JOSEPH A BAUBLIS V CITY OF ANN ARBOR (Per Curiam Opinion)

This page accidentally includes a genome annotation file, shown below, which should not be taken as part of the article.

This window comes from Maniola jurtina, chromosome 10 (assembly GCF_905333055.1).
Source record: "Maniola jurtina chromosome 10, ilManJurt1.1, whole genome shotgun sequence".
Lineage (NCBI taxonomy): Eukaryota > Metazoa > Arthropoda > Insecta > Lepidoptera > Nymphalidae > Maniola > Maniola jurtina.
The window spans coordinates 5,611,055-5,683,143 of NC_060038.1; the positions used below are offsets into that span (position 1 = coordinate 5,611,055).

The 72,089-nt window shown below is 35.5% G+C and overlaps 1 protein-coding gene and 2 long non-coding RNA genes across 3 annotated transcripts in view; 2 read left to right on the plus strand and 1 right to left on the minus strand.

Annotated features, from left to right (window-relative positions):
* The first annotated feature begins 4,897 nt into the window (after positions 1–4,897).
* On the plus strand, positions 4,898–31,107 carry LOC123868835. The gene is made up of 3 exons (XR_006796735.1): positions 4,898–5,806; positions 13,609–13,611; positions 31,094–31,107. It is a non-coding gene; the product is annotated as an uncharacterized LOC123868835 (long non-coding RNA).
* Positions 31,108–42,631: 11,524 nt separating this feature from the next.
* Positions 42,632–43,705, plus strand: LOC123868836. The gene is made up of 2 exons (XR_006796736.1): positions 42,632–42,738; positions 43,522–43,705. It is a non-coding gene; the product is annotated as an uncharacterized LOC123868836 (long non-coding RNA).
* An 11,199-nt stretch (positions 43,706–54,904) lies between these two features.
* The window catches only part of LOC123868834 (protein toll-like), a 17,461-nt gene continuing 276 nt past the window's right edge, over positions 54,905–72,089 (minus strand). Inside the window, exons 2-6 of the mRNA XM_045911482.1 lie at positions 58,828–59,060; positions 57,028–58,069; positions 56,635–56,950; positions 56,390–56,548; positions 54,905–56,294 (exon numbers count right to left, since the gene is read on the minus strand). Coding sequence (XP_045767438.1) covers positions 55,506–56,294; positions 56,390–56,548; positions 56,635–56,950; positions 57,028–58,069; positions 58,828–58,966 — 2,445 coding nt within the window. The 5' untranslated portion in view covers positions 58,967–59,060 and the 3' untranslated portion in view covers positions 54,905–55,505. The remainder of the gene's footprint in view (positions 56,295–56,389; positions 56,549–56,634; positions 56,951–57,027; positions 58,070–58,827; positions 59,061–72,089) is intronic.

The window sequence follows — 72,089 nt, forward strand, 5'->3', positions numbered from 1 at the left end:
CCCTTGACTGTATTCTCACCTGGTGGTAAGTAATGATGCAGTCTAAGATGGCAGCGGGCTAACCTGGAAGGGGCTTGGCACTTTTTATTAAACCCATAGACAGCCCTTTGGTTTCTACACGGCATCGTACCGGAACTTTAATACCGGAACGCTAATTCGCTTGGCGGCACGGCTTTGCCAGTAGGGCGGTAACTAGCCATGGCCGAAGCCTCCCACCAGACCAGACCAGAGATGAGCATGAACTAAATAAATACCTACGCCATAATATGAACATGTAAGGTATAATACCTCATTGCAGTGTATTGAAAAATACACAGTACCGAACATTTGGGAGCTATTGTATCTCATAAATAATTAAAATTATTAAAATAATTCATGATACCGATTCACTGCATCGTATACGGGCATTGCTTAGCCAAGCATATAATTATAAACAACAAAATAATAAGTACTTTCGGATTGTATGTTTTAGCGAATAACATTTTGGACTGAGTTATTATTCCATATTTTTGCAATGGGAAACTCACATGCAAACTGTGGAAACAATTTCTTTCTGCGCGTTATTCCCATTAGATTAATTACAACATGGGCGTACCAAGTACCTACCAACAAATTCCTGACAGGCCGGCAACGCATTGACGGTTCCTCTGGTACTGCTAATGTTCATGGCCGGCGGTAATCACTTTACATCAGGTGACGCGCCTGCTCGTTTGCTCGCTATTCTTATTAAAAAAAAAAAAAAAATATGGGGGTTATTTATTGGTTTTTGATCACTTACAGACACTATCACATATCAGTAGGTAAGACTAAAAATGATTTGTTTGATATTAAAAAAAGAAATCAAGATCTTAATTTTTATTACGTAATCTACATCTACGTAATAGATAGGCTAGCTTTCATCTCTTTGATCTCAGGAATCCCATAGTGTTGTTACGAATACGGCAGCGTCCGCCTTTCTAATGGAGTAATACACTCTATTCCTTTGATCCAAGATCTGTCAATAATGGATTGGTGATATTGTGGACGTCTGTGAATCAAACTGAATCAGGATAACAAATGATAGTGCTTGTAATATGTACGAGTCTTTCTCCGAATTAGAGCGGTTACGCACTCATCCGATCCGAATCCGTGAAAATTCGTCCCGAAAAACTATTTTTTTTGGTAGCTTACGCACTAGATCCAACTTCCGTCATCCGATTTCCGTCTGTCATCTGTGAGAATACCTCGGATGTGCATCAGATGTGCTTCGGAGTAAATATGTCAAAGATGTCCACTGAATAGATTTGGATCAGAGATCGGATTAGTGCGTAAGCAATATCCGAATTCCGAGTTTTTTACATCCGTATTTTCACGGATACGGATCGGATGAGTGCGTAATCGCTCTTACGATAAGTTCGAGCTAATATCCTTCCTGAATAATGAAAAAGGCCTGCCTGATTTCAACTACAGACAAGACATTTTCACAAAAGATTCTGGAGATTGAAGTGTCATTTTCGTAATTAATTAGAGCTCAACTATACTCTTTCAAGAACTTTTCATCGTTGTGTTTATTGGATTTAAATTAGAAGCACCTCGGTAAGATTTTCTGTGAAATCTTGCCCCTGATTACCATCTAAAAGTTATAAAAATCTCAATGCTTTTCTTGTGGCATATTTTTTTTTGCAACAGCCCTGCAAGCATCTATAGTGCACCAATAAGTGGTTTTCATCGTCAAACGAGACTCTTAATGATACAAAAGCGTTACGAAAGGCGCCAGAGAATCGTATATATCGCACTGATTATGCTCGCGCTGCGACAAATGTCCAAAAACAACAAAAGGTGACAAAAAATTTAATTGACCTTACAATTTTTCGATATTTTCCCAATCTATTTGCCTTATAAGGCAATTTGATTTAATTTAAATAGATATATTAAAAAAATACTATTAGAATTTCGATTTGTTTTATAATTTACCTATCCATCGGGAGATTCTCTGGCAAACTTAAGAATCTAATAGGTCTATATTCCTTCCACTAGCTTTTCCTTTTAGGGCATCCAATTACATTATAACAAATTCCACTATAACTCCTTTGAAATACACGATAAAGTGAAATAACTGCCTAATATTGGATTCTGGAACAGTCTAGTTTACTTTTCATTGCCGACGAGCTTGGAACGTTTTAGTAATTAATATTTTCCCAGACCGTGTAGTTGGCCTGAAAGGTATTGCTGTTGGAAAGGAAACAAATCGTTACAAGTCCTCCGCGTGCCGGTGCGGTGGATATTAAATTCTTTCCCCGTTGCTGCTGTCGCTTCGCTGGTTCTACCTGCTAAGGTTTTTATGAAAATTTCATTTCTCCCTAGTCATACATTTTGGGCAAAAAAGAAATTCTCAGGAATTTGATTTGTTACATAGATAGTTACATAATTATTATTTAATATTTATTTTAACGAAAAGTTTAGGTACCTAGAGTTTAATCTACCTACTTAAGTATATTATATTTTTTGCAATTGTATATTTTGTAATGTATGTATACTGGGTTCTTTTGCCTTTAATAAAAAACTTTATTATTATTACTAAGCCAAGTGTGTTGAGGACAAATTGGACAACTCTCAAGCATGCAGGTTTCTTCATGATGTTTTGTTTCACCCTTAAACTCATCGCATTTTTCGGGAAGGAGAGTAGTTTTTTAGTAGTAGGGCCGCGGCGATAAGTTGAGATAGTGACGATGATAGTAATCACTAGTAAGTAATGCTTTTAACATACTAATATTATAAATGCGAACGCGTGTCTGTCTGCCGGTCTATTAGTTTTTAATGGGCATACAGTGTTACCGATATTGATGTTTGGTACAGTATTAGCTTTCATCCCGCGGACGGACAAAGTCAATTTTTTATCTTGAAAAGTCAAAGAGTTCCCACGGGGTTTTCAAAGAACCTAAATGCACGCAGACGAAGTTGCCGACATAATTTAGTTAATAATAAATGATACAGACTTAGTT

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STATE OF MICHIGAN COURT OF APPEALS JOSEPH A. BAUBLIS, UNPUBLISHED November 29, 2016 Petitioner-Appellant, v No. 328320 Michigan Tax Tribunal LC No. 14-007632-TT CITY OF ANN ARBOR, Respondent-Appellee. Before: RONAYNE KRAUSE, P.J., and O’CONNELL and GLEICHER, JJ. PER CURIAM. Petitioner appeals by right the Michigan Tax Tribunal’s denial of his motion for summary disposition, final opinion, and judgment. Petitioner sought to avoid the payment of real property taxes pursuant to respondent’s poverty exemption under MCL 211.7u. Respondent denied petitioner’s application because it found that petitioner did not meet its definition for being impoverished. Specifically, respondent’s guidelines state that poverty “does not include having the inability to afford ones property taxes due to a self imposed situation.” Respondent was concerned that petitioner had purchased the property in cash, only to mortgage it to a former roommate for the same amount a month and a half later, and either his poverty was self-inflicted for purchasing a house with no income, or he in fact had income that he was failing to disclose. Petitioner appealed to the Michigan Tax Tribunal, which, after a hearing, affirmed that petitioner was not entitled to the poverty exemption. We affirm. Our review of Tax Tribunal decisions is very limited. Drew v Cass County, 299 Mich App 495, 498; 830 NW2d 832 (2013). “In the absence of fraud, error of law or the adoption of wrong principles, no appeal may be taken to any court from any final agency provided for the administration of property tax laws from any decision relating to valuation or allocation.” Const 1963, art 6, § 28. Otherwise, we are limited to reviewing for a “misapplication of the law or adoption of a wrong principle.” Wexford Med Group v City of Cadillac, 474 Mich 192, 201; 713 NW2d 734 (2006). We review questions of statutory interpretation de novo. Id. at 202. As an initial matter, “tax-exemption statutes are strictly construed in favor of the taxing unit,” although they remain subject to the “ordinary rules of statutory construction.” InterCooperative Council v Dep’t of Treasury, 257 Mich App 219, 222-223; 668 NW2d 181 (2003). This is because, “if an exemption is found to exist, it must not be enlarged by construction, since the reasonable presumption is that the State has granted in express terms all it intended to grant -1- at all[.]” Menard Inc v Dep’t of Treasury, 302 Mich App 467, 475; 838 NW2d 736 (2013) (citation and quotations omitted). Our goal in constructing statutory language is to discern the intent of the legislature, which, if the language used is clear and unambiguous, is presumptively plainly expressed and must be applied as written. Alliance Obstetrics & Gynecology v Dep’t of Treasury, 285 Mich App 284, 286; 776 NW2d 160 (2009). Petitioner argues that the principle of construing tax exemptions in favor of the taxing authority is based on a misreading of Justice Cooley’s Treatise on Taxation. Petitioner’s argument is difficult to follow, but petitioner apparently makes this argument because of a misunderstanding of what the word “public” means. Petitioner quotes, “ . . . when a special privilege or exemption is claimed under a statute or act of incorporation, it is to be construed strictly against the property owner and in favor of the public.” The taxing authority is, in fact, the “public.” Petitioner even directly quotes Justice Cooley’s statement that “when an exemption is found to exist, it shall not be enlarged by construction.” This is precisely what petitioner appears, confusingly, to be arguing against. Treatises, of course, lack the force of binding law, whereas we are bound by stare decisis to follow the decisions of our Supreme Court, see Charles A Murray Trust v Futrell, 303 Mich App 28, 48; 840 NW2d 775 (2013), which apply this principle, see e.g., Ladies Literary Club v Grand Rapids, 409 Mich 748, 753; 298 NW2d 422 (1980). We find that it is petitioner whose construction of Justice Cooley’s treatise is inconsistent with the plain language therein, but we would not be at liberty to overturn a decision by our Supreme Court in any event. Insofar as we can determine from petitioner’s confusing and inconsistent arguments, he contends that respondent’s guidelines violate subsections (4) and (5) of MCL 211.7u because they fail to provide guidance regarding “self imposed situation,” the significance of “purchasing a home with no income,” the definition of “poverty,” or the significance of the applicant’s credibility. Petitioner further contends (albeit inconsistently) that the tribunal improperly granted discretion to respondent where the statute allegedly grants none. MCL 211.7u provides in relevant part: (1) The principal residence of persons who, in the judgment of the supervisor and board of review, by reason of poverty, are unable to contribute toward the public charges is eligible for exemption in whole or in part from taxation under this act. This section does not apply to the property of a corporation. (2) To be eligible for exemption under this section, a person shall do all of the following on an annual basis: (a) Be an owner of and occupy as a principal residence the property for which an exemption is requested. (b) File a claim with the supervisor or board of review on a form provided by the local assessing unit, accompanied by federal and state income tax returns for all persons residing in the principal residence, including any property tax credit returns, filed in the immediately preceding year or in the current year . . . -2- (c) Produce a valid driver’s license or other form of identification if requested by the supervisor or board of review. (d) Produce a deed . . . of ownership of the property for which an exemption is requested if required by the supervisor or board of review. (e) Meet the federal poverty guidelines . . . or alternative guidelines adopted by the governing body of the local assessing unit provided the alternative guidelines do not provide income eligibility requirements less than the federal guidelines. * * * (4) The governing body of the local assessing unit shall determine and make available to the public the policy and guidelines the local assessing unit uses for the granting of exemptions under this section. The guidelines shall include but not be limited to the specific income and asset levels of the claimant and total household income and assets. (5) The board of review shall follow the policy and guidelines of the local assessing unit in granting or denying an exemption under this section unless the board of review determines there are substantial and compelling reasons why there should be a deviation from the policy and guidelines and the substantial and compelling reasons are communicated in writing to the claimant. Procedurally, the petitioner has the burden of showing that he is entitled to the poverty tax exemption and “must prove, among other things, that he or she meets the poverty guidelines.” Spranger v City of Warren, 308 Mich App 477, 479; 865 NW2d 52 (2014), citing MCL 211.7u(2)(e). The petitioner’s application “must be submitted on a form provided by the local assessing unit, MCL 211.7u(2)(b) and must comply with the policies and guidelines of the local assessing unit, MCL 211.7u(4).” Spranger, 308 Mich App at 479-480. “In deciding whether to grant the requested poverty exemption, the board of review must generally follow the policies and guidelines of the local taxing unit unless it finds that there are substantial and compelling reasons to deviate therefrom.” Id. at 480, citing MCL 211.7u(5). In relevant part, respondent’s guidelines reiterated the substance of MCL 211.7u(1) and added that respondent “further defines a Poverty exemption as having insufficient resources beyond ones control to pay ones property taxes” and “does not include having the inability to afford ones property taxes due to a self imposed situation.” The guidelines established a maximum income level of $19,500 for a single person in the household, with a maximum of $25,000 in assets “other than the homestead and standard mode of transportation.” Petitioner apparently believes that the phrase “self imposed situation” provides insufficient guidance and is inconsistent with MCL 211.7u. We disagree. The word “poverty” is not defined by statute, so it is proper to rely on a dictionary to provide its definition. Pobursky v Gee, 249 Mich App 44, 46; 640 NW2d 597 (2001). Thus, poverty may be defined as “the state of one who lacks a usual or socially acceptable amount of money or material possessions,” Merriam-Webster’s Collegiate Dictionary (11th ed), or “[t]he -3- condition of being indigent; the scarcity of the means of subsistence,” Black’s Law Dictionary (8th ed). Indigency in the latter dictionary refers to “lack[ing] the means of subsistence.” Id. Therefore, MCL 211.7u(1) plainly and unambiguously requires an inability to pay one’s taxes because the person lacks sufficient resources in essentially all other respects as well. We think it obvious that “poverty” does not mean lacking in any money, nor does it necessarily require a person to prioritize payment of taxes over purchasing very basic necessities for survival. However, the equally obvious corollary is that “poverty” is a meaningfully involuntary state; an inability logically precludes having chosen such a state. We appreciate that a person might have some superficial and technical choices they can make about how to order their affairs, while lacking any practical choices that would have meaningful effect. Nevertheless, in light of the statute’s express grant of “judgment” to the supervisor and board of review, we find no ambiguity in distinguishing between a technical choice and a practical one. Respondent’s use of the phrase “self-imposed situation” is therefore perfectly consistent with MCL 211.7u(1). The statute requires municipalities to determine “the policy and guidelines” that its assessor’s office will use for the granting of a poverty exemption, and further requires an exercise of discretion in their execution. Respondent’s prohibition against “selfimposed situations” constituting “poverty” is well within the meaning of “poverty” as defined and as commonly understood. Petitioner’s objections to respondent’s guidelines are meritless. Petitioner does not directly raise any argument on appeal seriously challenging the evidence against him, beyond arguing that respondent erred in administering the statute. Nonetheless, we briefly address the evidence for completeness. Petitioner does, relatedly, argue that the evidence he presented in his own favor should have warranted summary disposition in his favor. We review the Tax Tribunal’s factual findings only to determine whether “they are supported by competent, material, and substantial evidence on the whole record.” Drew, 299 Mich App at 499 (citation and quotations omitted). “Substantial evidence” is “more than a scintilla of evidence, although it may be substantially less than a preponderance of the evidence.” Leahy v Orion Twp, 269 Mich App 527, 529-530; 711 NW2d 438 (2006) (citation and quotation omitted). Because the Tax Tribunal lacks a formal rule pertaining to motions for summary disposition, we refer to MCR 2.116(C). See TTR 792.102105 (indicating that in the absence of an applicable tribunal rule, the Michigan court rules or the administrative procedures act shall apply). We review motions for summary disposition de novo; under MCR 2.116(C)(10) we consider all of the evidence submitted in the light most favorable to the non-moving party to determine whether a genuine issue of material fact exists. Maiden v Rozwood, 461 Mich 109, 118-120; 597 NW2d 817 (1999). A genuine issue of material fact exists when the record leaves open “an issue upon which reasonable minds might differ.” Debano-Griffin v Lake Co, 493 Mich 167, 175; 828 NW2d 634 (2013) (quotation omitted). Although petitioner’s application indicates that he meets respondent’s income and asset guidelines necessary to qualify for the exemption, other evidence suggests that petitioner’s submissions of income and assets are not credible. Petitioner contends that credibility is an impermissible basis for a denial because it is not explicitly listed as such, but this reflects a fundamental misunderstanding of what credibility means in context. Here, it means there are such significant discrepancies between petitioner’s reported income and apparent expenditures -4- and assets, as derived from such evidence as his cash purchase of the property, monthly payments, and business expenses, that the only rational conclusion is that petitioner’s selfreported lack of income must be incorrect. Consequently, the evidence shows that petitioner is not truly as impoverished as he claims. Additionally, even if a given person genuinely cannot execute a particular responsibility, voluntarily assuming that responsibility anyway certainly constitutes a “self-imposed situation.” There is no indication that petitioner’s financial situation unexpectedly, abruptly, and uncontrollably changed immediately after he purchased the property, nor is there any indication that he was unaware that property taxes are a well-established phenomenon. Because substantial, competent, and material evidence supports the Tax Tribunal’s finding that, however it is phrased, we defer to the Tax Tribunal’s findings. Stege v Dep’t of Treasury, 252 Mich App 183, 188; 651 NW2d 164 (2002). Petitioner’s summary disposition argument fails for the same reason. Petitioner argues that because his reported income and asset levels fall below the guideline’s levels, there is no question of fact that he is entitled to the exemption. If that had been the only evidence introduced, petitioner’s argument might have some merit. However, as discussed, there was considerable evidence strongly suggesting that petitioner’s reported income was fictitious, and also as discussed, respondent’s guidelines were entirely proper. Consequently, petitioner failed to establish that no question of fact existed regarding his entitlement to the tax exemption. Finally, petitioner makes an equally meritless argument that the Tax Tribunal erred by denying his motion for discovery because, inter alia, he sought to determine whether MCL 211.7u had been correctly discharged and he had no “reliable explanation why [his] application was denied . . . ” Because petitioner initiated his claim in the small claims division, the formal rules of discovery are inapplicable. See MCL 600.8411. In any event, respondent correctly points out that petitioner already had the information he sought: respondent had already attached all documents relevant to the denial, including the handwritten notes on petitioner’s application explaining the basis for the denial. In other words, petitioner had been given an explanation; petitioner simply did not understand it or did not like it. The Tax Tribunal did not in any way abuse its discretion by declining to order respondent to provide petitioner with an additional copy of the documentation petitioner already possessed. Affirmed. /s/ Amy Ronayne Krause /s/ Peter D. O’Connell /s/ Elizabeth L. Gleicher -5-